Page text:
"Stop-Loss" is co-produced by MTV, and the soundtrack consequently works overtime. Heavy metal, alt-pop, southern rock, orchestral swells, wailing Middle Eastern tunes all vie for our attention, but none of this noise drowns out the sound of good intentions twisting themselves into an impotent knot.
The movie's the latest off-Hollywood drama to examine the effects of the Iraq War on the US soldiers fighting it, and like previous films - "In the Valley of Elah," "Home of the Brave," "Lions for Lambs," "Redacted" - it's earnest, outraged, and more than a little confused. Pundits wonder why no one wants to see these movies, and it's true American audiences don't have the stomach for bad news (especially when it's about us), but can't the films themselves be at fault, too?
Seeing this film, with all of its flaws, caused me to think about the issues surrounding the Stop-Loss policy. The comments that follow are admittedly from my limited personal perspective as an outsider. But, I am an outsider with a strong vested interest in understanding all of the ramifications of the Stop-Loss controversy, since I have many close friends who are currently deployed and many more who could be recalled for a second, third or fourth deployment. So, with those caveats laid on the table, let me present the landscape as it looks from my perspective. I offer my thoughts in the hopes that they will generate comments from informed parties to better educate me and the readers of the White Rhino Report.
It appears to me that the Stop-Loss policy, as presently constituted, serves effectively as a “back door draft,” punishing those who have already voluntarily served. The concomitant impact on families of soldiers and on post-military career plans is incalculable. Many brave warriors - who gladly stepped forward to volunteer to fight the war on terror while the dust and debris from the
There seem to be some built-in inequities in terms of how soldiers are deployed and promoted. Some soldiers are on their third deployment while others who have been in uniform just as long have not yet spent a day in the sand box. One former Army Captain whose opinion I respect, put it to me this way: “It often feels that when you enter a unit, it is like being caught up inside of a tornado. You go round and round and can’t find a way out.” One of the few ways to break out of the “tornado” is to apply for assignments that are not directly combat-related – training or support roles. Soldiers – enlisted and officers alike – who are deployed typically do not have the time, information or resources needed to research all of the available positions for which they might otherwise be qualified to apply, so those positions often go to the soldiers who are already working somewhere other than Iraq or Afghanistan.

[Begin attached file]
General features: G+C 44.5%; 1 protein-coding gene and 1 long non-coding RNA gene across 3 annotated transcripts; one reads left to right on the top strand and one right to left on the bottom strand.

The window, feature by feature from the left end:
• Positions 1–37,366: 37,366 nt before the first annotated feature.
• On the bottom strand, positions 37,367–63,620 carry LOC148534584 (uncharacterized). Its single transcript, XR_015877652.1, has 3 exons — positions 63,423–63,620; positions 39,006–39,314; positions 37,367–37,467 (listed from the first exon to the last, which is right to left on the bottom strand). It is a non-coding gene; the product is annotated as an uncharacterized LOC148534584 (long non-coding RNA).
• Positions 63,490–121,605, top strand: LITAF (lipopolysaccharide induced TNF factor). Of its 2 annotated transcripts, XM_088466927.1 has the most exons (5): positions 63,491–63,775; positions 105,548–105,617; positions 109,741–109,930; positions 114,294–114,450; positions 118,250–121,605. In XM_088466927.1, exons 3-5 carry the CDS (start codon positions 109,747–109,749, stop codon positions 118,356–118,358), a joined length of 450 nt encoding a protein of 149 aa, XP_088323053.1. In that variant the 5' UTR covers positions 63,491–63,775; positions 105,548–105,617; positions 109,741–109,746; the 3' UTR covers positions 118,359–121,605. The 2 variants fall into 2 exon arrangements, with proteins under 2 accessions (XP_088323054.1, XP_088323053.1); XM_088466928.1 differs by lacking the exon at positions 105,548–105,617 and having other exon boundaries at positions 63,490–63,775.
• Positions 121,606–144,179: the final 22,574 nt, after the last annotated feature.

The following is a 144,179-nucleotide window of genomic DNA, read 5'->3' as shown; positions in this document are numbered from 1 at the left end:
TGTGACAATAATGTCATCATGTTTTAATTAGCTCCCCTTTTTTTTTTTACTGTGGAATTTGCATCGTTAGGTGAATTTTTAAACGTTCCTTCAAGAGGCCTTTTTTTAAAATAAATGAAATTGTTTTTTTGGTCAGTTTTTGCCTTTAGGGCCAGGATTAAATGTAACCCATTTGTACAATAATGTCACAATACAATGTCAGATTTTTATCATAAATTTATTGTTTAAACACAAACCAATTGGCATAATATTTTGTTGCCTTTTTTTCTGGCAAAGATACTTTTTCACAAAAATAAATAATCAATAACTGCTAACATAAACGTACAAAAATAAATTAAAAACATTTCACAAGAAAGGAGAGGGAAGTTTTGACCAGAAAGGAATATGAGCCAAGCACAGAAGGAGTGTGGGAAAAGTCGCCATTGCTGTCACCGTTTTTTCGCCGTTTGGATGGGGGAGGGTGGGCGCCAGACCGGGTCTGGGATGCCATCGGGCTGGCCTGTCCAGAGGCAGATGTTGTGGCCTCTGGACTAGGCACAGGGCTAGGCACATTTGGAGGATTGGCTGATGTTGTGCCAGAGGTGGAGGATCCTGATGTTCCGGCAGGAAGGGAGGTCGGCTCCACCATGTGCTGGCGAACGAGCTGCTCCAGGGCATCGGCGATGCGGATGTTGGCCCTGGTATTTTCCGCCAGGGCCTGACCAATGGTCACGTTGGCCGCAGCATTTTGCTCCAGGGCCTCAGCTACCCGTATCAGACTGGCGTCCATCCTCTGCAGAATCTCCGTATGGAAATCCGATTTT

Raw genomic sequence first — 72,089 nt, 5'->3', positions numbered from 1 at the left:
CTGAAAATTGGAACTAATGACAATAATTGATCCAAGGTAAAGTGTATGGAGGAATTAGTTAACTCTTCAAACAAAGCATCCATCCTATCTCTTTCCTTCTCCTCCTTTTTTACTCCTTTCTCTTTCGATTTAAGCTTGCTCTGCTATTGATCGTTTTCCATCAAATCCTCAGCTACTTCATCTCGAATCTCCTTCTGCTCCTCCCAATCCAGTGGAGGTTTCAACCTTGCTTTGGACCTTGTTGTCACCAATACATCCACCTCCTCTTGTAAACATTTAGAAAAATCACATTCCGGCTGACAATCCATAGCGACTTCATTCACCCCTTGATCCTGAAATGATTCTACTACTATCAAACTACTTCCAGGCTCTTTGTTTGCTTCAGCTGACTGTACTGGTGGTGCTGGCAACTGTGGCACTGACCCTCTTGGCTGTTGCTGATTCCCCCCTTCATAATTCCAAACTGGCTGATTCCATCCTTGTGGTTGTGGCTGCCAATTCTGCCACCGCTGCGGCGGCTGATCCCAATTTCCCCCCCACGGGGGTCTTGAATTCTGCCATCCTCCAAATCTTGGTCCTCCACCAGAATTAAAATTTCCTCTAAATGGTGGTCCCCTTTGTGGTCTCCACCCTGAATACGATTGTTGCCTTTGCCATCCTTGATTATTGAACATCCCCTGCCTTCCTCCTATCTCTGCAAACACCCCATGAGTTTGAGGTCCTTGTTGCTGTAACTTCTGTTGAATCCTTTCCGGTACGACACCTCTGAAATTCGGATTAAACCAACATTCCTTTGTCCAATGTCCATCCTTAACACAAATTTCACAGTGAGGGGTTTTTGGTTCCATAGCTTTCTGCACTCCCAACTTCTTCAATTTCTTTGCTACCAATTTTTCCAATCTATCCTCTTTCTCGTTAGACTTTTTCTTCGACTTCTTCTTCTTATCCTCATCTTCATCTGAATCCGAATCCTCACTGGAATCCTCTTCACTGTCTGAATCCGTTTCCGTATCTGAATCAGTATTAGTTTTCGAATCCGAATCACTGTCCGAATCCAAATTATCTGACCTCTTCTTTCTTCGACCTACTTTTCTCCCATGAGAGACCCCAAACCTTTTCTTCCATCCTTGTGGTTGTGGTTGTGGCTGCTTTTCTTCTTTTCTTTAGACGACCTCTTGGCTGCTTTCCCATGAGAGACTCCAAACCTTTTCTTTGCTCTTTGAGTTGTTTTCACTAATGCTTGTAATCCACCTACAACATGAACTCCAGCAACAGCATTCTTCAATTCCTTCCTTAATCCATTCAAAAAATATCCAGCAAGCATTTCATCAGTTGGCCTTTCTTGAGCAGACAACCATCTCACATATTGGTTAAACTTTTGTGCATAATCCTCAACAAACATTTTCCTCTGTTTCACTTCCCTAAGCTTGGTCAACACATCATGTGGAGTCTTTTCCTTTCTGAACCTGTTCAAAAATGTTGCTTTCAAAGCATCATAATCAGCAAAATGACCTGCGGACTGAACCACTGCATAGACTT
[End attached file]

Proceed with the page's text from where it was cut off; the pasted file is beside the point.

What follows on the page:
Similar dynamics are at work with regard to promotion. The reams of paperwork and support documentation that are needed in order to be considered for promotion are difficult to assemble amidst the pressures of a deployment work schedule. So, against all reason and sense of fairness, promotions have been going inordinately to soldiers with little or no combat experience. The warriors who have put themselves in the most danger are being penalized as a result. It is my understanding that General Petraeus was so disturbed by this built-in inequity, that he recently made a special trip back to the Pentagon to sit in on a promotion board to ensure that those who had served under his command would be given a fair shake at promotions.
One of the disturbing practical consequences of these policies that it is now not unusual for a soldier assigned to a unit that is training to return to Iraq for a second or third deployment may very well be “trained” by someone who has never seen the desert or urban combat in Tikrit or Fallujah. When I asked my friend what kind of morale issues this situation creates, he responded: “We try to be professional, but there is a lot of underlying resentment. It is hard to respect someone who has not put into practice what he is attempting to teach.”
There is clearly a problem here. I am not smart enough or experienced enough to be able to offer suggestions for how to fix the problems, but it is clear to me that the current policies need to be revisited and revised. We are losing far too many of our best officers and enlisted soldiers who are tired of being asked to carry (along with their families) more than their fair share of the burden of fighting this protracted war on terror.
I welcome your thoughts, comments, clarifications, rebuttals and ideas on this issue.